Neurochemical Research

, Volume 40, Issue 2, pp 389–401 | Cite as

Why are Astrocytes Important?

  • Alexei VerkhratskyEmail author
  • Maiken Nedergaard
  • Leif Hertz


Astrocytes, which populate the grey and white mater of the brain and the spinal cord are highly heterogeneous in their morphology and function. These cells are primarily responsible for homeostasis of the central nervous system (CNS). Most central synapses are surrounded by exceedingly thin astroglial perisynaptic processes, which act as “astroglial cradle” critical for genesis, maturation and maintenance of synaptic connectivity. The perisynaptic glial processes are densely packed with numerous transporters, which provide for homeostasis of ions and neurotransmitters in the synaptic cleft, for local metabolic support and for release of astroglial derived scavengers of reactive oxygen species. Through perivascular processes astrocytes contribute to blood–brain barrier and form “glymphatic” drainage system of the CNS. Furthermore astrocytes are indispensible for glutamatergic and γ-aminobutyrate-ergic synaptic transmission being the supplier of neurotransmitters precursor glutamine via an astrocytic/neuronal cycle. Pathogenesis of many neurological disorders, including neuropsychiatric and neurodegenerative diseases is defined by loss of homeostatic function (astroglial asthenia) or remodelling of astroglial homoeostatic capabilities. Astroglial cells further contribute to neuropathologies through mounting complex defensive programme generally known as reactive astrogliosis.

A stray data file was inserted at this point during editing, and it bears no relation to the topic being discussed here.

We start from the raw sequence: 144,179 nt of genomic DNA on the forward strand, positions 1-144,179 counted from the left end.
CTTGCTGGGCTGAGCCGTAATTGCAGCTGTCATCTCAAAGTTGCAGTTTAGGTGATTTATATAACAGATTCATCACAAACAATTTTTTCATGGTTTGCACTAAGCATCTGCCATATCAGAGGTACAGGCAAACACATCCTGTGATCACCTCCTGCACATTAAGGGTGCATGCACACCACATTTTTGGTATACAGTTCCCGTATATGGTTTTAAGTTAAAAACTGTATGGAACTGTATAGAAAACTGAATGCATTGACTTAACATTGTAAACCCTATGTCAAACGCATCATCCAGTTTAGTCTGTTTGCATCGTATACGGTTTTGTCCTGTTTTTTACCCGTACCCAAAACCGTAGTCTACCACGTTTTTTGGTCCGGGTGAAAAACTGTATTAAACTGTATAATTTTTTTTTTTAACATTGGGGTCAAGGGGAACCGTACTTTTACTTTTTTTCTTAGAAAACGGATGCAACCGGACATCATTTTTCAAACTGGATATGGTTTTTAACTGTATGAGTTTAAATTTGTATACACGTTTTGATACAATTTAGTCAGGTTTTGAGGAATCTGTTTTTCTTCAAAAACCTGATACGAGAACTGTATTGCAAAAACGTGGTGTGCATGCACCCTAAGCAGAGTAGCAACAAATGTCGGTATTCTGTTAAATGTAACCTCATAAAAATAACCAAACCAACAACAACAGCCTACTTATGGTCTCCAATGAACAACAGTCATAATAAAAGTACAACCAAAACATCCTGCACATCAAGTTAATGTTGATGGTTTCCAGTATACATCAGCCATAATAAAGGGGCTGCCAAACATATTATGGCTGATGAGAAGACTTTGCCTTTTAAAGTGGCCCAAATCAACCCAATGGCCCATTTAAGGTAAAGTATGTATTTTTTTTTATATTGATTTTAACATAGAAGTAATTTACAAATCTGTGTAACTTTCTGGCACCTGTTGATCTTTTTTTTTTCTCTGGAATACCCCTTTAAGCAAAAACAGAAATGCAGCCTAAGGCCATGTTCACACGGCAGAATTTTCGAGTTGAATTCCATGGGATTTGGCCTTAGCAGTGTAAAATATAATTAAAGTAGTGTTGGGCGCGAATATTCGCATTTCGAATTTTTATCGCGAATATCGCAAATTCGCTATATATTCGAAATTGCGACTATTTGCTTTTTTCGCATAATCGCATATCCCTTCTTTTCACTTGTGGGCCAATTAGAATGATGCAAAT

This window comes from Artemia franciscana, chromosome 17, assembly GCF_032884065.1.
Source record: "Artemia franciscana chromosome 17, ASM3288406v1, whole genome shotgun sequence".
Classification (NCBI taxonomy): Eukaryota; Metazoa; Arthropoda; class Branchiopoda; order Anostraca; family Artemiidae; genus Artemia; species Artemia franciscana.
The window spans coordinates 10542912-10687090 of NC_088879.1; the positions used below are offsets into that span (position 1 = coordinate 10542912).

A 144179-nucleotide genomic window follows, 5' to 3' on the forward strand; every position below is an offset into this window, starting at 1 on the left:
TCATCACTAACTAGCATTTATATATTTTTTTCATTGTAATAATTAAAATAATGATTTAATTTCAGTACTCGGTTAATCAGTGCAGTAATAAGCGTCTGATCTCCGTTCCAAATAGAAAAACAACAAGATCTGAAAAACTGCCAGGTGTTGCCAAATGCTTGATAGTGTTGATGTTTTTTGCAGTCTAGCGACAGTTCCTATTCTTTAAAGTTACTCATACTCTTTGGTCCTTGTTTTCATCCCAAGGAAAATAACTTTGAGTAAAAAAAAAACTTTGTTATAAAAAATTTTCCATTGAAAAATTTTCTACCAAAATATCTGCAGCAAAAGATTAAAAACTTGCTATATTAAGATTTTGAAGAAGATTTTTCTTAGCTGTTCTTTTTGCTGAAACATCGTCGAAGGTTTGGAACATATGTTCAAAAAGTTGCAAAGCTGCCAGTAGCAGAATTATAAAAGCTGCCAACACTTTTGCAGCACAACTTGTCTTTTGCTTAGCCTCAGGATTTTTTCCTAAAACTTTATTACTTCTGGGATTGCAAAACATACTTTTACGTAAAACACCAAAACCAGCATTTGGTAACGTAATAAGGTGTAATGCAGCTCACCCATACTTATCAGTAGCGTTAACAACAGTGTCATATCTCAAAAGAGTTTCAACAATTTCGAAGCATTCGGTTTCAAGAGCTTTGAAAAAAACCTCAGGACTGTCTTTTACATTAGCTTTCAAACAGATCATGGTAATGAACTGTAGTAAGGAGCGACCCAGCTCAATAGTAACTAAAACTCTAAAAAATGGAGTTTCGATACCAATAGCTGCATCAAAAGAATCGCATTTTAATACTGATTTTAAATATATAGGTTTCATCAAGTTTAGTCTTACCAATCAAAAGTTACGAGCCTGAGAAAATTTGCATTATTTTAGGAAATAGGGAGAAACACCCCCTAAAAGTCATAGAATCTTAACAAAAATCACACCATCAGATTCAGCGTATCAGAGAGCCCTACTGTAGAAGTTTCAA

Astrocytes Glutamate Astroglial cradle Glymphatic system Astrogliopathology Neurological disorders 



MN research is supported by the National Institutes of Health (NIH); AV was supported by the Alzheimer’s Research Trust (UK), by European Commission, by IKERBASQUE and by a research grant of Nizhny Novgorod State University.


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Copyright information

© Springer Science+Business Media New York 2014

Authors and Affiliations

  • Alexei Verkhratsky
    • 1
    • 2
    • 3
    Email author
  • Maiken Nedergaard
    • 4
  • Leif Hertz
    • 5
  1. 1.Faculty of Life SciencesThe University of ManchesterManchesterUK
  2. 2.Achucarro Center for Neuroscience, IKERBASQUEBasque Foundation for ScienceBilbaoSpain
  3. 3.University of Nizhny NovgorodNizhny NovgorodRussia
  4. 4.Division of Glia Disease and Therapeutics, Center for Translational NeuromedicineUniversity of Rochester Medical SchoolRochesterUSA
  5. 5.Laboratory of Brain Metabolic Diseases, Institute of Metabolic Disease Research and Drug DevelopmentChina Medical UniversityShenyangChina

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